The Collective Security Treaty Organization (CSTO) continues to work on a monitoring mission to send to Armenia’s border with Azerbaijan, RBC reported on January 24 citing the press secretary of the CSTO Vladimir Zaynetdinov.
The CSTO includes Armenia, Belarus, Russia, Kazakhstan, Kyrgyzstan and Tajikistan.
According to him, after the Armenian Prime Minister Nikol Pashinyan submitted such a request to the CSTO, the Collective Security Council unveiled a draft decision "On joint measures to provide assistance to the Republic of Armenia."
“In addition to providing other forms of support to Yerevan,” this involves sending a temporary CSTO monitoring mission to the Armenian-Azerbaijani border and determines the size and mandate of such a mission. The draft "is in a high degree of readiness, but it was not possible to adopt this document at the last session of the CSTO CSC." “Work on it continues. Upon completion of the approval procedure, the project will be submitted for consideration by the statutory bodies of the organization,” Zainetdinov noted, stating that it is premature to name specific figures on the number and timing.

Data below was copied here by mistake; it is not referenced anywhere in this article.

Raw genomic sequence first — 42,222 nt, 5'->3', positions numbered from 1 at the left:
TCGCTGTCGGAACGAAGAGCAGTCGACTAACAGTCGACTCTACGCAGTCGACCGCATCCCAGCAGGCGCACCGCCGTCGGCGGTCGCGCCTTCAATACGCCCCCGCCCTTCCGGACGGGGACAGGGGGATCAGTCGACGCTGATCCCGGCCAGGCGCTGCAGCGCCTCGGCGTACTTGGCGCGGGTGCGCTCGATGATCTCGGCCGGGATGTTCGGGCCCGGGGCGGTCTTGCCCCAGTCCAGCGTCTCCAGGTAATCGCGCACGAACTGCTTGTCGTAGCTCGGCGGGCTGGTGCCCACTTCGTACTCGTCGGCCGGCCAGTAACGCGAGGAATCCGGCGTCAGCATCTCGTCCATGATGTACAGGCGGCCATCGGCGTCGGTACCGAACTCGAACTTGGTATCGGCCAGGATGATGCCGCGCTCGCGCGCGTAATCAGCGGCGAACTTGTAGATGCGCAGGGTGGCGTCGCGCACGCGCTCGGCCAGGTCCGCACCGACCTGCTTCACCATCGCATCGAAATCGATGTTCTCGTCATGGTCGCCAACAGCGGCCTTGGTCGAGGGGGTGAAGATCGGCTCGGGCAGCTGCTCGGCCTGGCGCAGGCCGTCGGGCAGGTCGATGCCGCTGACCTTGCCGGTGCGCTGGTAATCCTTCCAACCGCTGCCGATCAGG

The European Union, meanwhile, has decided to establish another civilian Mission in Armenia to “contribute to stability, build confidence and ensure an environment conducive to normalisation efforts between Armenia and Azerbaijan.”
“It launches a new phase in our South Caucasus engagement, towards sustainable peace,” said Josep Borrell Fontelles, High Representative of the European Unon for Foreign Affairs and Security Policy.
Based on the agreement between the leaders of Armenia, Azerbaijan, European Council and France, the EUMCAP was deployed on 20 October along the Armenian side of the international border with Azerbaijan with the objective of monitoring, analysing and reporting on the situation on the ground. That mission completed its mandate two months later on December 19.